There is an emotion that came to me new with motherhood. It's not just happiness or joy you feel as you marvel at this human being before you that began as a cell in your womb. It's not quite pride because it doesn't necessarily accompany any grand accomplishment or milestone. It comes suddenly in moments and leaps into your heart until it is painfully full. It is difficult to define and yet I try to tell her often. "I am delighted with you." Delight.
Delight, however filling, is inherently in need of at least one other spectator to be complete. It's like when I watched Audrey suddenly get up on the little stage at Barnes and Noble and sing and "tap dance" to Rudolph the Red-Nosed Reindeer in front of a crowd of people. Delight. But then also- looking around to see who could share this moment with me. And it's like when she says something after which I ask, "What did you say?" Like when I asked her once what she was getting- thinking she was doing something she wasn't supposed to and she answered, "Stickers!" and then rolling her eyes slightly, "Oh for God's sake..." I had to reenact it later hoping someone would catch how delightful it was. Or when I ask rhetorically at dinner one night..."What is God up to Audrey?" and she answers, "I think he's takin' a rest because he's tired after all that...creating and every-ting..." Ah. No one here. I will write it down in the quaint book for quotes such as this given to me by a friend. I will write it down though it will never be exactly as it was in that moment.
The last moment of shared delight in our daughter that we had was shortly before you left us. The three of us were reading bedtime stories on our bed and Audrey hadn't said many, if any, two syllable words yet. Then while reading about the color purple, she did it..."Po pul" and at the exact same moment, we turned to each other with a jolt and wide eyes. It was a moment I hope I always remember. There have though, been so many more moments that begged for this common reaction since you left, and instead I get the heartsink. "You would love this," I think. And it doesn't seem fair at all that I get to see it and you don't.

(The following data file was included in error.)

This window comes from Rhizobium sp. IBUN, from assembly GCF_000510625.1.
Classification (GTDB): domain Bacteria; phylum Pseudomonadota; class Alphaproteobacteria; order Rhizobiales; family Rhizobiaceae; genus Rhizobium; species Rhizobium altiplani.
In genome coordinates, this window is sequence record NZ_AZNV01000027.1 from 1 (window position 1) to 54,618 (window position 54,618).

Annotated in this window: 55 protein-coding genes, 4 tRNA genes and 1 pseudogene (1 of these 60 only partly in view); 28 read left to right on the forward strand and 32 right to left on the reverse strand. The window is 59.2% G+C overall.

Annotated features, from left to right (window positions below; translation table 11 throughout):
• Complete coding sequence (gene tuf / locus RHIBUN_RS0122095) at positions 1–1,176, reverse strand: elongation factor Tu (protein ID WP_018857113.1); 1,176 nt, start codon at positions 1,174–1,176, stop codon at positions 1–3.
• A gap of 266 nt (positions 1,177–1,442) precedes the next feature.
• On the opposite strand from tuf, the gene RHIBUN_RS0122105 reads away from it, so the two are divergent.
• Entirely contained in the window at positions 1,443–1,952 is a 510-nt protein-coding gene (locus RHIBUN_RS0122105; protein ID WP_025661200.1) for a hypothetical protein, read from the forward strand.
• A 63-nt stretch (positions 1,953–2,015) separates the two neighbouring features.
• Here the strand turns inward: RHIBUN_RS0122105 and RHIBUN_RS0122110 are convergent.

There is another D word that I also never felt fully until motherhood. It's what we both felt when a crazy lady in a Mexican restaurant where we were having lunch, Audrey asleep in her stroller, told us to please "remove your child from here- I don't like children." It's what I felt recently when a little girl in Audrey's class started punching her in the stomach out of nowhere while they were in line to wash their hands the day I was cooping at her school. It's also what I feel when there's a show or story that focuses on a daughter's relationship with her father and I watch Audrey's eyes so carefully.
Defend. I want to protect her and be the one who comes to her defense, but it feels so wrong without you here to defend along with me. After the punching incident, I imagine what you would have said...how angry you would've been and I imagine you without a doubt, approaching that little girls' father at school, and maybe even Audrey's teacher to make sure it was known how unhappy you were about it. I did not do those things. I worry that I won't do as good of a job defending as you might have. I wish you were here with me. It hurt to see our little girl take those sudden punches. I almost cried myself as she cried in my arms and every other little girl in her class came by with empathetic looks and offered her hugs.
Many people love Audrey- her grandparents on both sides certainly do delight in her. But most of the time, they're not here during those unexpected, "Po pul," moments...and- they're not you- her father.
I think the Holy Trinity- is starting to make a little bit more sense. To truly delight in or defend one person, you absolutely need- another person.